Monthly Archives: January 2008

Native? Immigrant? Cosmopolitan? Expatriate?

Dinu replies to my e-mail asking whether he considers himself a native, immigrant, cosmopolitan, or expatriate:

 `I don’t consider myself a native. I feel I am somewhere in-between an immigrant and a cosmopolitan – the former more so when I am in the UK, whilst the latter when I travel around making work.

As for expat – this is something I’d like to claim. As I have got older, I am wondering why I am never called an expat, and only ever called an immigrant. This feels unwelcoming. The fact is, I have what I consider a nice house, I have a white girlfriend, I have nice trips all over the country and sometimes I like getting drunk in town. This is more or less the lifestyle I see other expats living, wherever in the world I see them.’


Departure, Dinu Li, Sheffield Train Station, England, 13 January 2008

How many footsteps have brought us here?

The Drawing of a Bird, The Back of an Old Receipt, and Two Porcelain Pandas, Dinu Li, Sheffield Train Station, 13 January 2008

`A memento from when I was about 5. My mum had been shopping and bought some soy sauce and oyster sauce. When she came home I asked her to draw a little chicken on the back of the receipt. This drawing has always been with me since then.’


`One day I was sulking. To stop me sulking my mum took me shopping. We went to a big store and I selected these two pandas.’

`A Photograph of My Mother as a Young Woman’, Dinu Li, Sheffield, 13 January 2008

`The photograph shows her with my second oldest brother. It’s a photograph of them in China. I did not use the photograph in my book [The Mother of All Journeys, 2007]. Something about it was almost too precious to share in a book.’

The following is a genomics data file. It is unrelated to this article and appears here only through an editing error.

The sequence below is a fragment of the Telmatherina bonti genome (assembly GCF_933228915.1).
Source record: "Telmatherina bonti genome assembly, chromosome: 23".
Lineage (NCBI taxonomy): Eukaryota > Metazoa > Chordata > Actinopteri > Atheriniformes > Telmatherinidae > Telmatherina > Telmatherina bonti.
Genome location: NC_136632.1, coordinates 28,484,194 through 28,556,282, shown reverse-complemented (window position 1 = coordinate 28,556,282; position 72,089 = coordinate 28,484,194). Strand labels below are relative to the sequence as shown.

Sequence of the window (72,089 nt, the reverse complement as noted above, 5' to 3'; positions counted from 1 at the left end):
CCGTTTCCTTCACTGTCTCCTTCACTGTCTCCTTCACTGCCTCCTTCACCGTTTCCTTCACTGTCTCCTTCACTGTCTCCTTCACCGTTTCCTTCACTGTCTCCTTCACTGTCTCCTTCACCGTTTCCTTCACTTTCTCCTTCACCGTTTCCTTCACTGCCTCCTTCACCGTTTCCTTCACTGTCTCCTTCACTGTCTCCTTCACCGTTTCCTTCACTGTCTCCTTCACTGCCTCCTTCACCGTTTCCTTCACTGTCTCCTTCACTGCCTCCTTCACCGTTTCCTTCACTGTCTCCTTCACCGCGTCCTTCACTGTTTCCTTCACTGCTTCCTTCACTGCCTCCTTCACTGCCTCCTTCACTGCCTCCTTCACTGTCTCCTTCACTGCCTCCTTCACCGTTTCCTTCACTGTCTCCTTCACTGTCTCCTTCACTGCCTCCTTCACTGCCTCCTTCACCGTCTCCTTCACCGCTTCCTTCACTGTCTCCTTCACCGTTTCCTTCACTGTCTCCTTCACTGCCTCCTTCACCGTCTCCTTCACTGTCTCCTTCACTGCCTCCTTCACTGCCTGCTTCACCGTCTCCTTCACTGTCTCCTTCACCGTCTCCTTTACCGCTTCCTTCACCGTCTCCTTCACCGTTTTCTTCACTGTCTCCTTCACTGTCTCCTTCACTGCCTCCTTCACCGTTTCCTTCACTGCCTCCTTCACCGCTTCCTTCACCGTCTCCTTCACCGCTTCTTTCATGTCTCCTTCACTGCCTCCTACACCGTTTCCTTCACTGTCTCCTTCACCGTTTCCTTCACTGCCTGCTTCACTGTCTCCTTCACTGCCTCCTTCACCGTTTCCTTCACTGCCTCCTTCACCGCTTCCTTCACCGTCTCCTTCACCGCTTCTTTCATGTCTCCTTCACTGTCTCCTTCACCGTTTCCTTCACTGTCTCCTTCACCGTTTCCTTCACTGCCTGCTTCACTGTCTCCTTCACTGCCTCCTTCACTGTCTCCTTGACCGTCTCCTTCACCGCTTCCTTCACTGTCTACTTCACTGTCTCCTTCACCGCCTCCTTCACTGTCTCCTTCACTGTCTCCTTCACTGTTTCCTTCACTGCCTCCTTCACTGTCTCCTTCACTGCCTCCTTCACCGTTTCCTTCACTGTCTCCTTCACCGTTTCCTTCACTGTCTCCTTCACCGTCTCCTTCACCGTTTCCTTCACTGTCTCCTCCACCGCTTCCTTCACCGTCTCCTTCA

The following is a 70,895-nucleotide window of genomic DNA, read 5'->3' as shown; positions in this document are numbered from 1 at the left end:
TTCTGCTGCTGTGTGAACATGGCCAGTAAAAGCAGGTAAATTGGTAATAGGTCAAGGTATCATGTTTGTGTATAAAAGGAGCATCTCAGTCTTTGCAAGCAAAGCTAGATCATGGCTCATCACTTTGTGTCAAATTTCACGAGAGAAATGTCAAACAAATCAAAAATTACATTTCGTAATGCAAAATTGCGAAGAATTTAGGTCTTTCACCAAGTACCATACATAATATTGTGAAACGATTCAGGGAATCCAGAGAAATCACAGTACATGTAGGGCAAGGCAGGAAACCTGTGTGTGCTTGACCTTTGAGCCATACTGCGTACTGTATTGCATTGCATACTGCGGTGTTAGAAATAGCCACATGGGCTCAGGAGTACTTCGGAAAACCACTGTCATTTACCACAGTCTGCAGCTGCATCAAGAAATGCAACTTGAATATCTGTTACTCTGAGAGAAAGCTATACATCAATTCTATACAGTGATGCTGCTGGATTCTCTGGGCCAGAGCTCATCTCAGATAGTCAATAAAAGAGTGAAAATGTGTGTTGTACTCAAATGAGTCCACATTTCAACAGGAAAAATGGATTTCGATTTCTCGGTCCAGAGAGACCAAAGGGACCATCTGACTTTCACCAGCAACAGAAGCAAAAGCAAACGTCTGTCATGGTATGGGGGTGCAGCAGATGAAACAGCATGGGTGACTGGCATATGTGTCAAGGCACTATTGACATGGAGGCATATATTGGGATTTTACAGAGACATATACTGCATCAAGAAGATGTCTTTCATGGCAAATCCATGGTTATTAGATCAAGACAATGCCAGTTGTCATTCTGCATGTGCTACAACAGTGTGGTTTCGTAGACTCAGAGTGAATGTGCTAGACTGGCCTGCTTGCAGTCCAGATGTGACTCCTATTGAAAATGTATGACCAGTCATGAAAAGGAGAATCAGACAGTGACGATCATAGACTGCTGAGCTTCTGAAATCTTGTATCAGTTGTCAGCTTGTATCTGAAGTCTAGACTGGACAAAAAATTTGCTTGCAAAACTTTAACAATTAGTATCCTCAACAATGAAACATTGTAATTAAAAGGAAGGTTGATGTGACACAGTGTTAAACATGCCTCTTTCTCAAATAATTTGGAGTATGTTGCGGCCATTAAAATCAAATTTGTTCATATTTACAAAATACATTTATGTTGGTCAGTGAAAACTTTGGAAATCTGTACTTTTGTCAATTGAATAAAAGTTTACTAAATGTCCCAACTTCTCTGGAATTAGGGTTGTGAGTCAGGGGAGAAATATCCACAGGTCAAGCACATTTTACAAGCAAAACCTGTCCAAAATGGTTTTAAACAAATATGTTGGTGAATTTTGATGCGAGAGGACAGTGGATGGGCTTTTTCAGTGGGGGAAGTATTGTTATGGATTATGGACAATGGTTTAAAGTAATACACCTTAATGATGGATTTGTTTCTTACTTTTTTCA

`It’s a photograph of her in her twenties; very young. She is squatting on a path with my brother. The photograph is literally outside the main gate of her village. And the path leads you out of the village, towards the city’.

`Why the hell would I throw it away?’, Dinu Li, Sheffield Railway Station, 13 January 2008

`I know very well that the first item I would have to save would be this quilt blanket. It’s a blanket that all my siblings have always complained about because it’s really old. I guess many people like to throw away old things and replace them with new things. This is particularly true of Chinese Culture. Every New Year, they want to have a big Spring clean and throw things away; a sort of ritual of regeneration. But I’m kind of a melancholic person. I like to hold onto things and not throw things away. Hence, my house looks like a tip, because I like to just keep everything. And, the thing I have always wanted to keep is this blanket that the rest of the family wants to throw away.

`Why the blanket is so important is that, when we were quite poor, in Hong Kong, I just remember we kept the ends of fabric that was being used to make pyjamas. Basically, my parents worked in an underwear and pyjama factory in Hong Kong. There was a whole period when they were both making pyjamas. They took home all the unused end cuts and they became the patches making up this blanket. I remember we helped them stitch the blanket together. Why the hell would I throw it away?’

The Priority, Dinu Li, Sheffield Railway Station, 13 January 2008

`The Priority for me was to imagine what I would salvage if my house suddenly burned down.’

Vanishing Point, Dinu Li, Sheffield Railway Station, 13 January 2008

`Standing at the platform brought back a visual memory of my brother and sister, who had already emigrated to the U. K. a couple of years before I did. When I got off the train as a seven year-old I distinctly remember that they ran across the platform to greet me. They were full of excitement. Today, I think that image replayed itself in my memory.’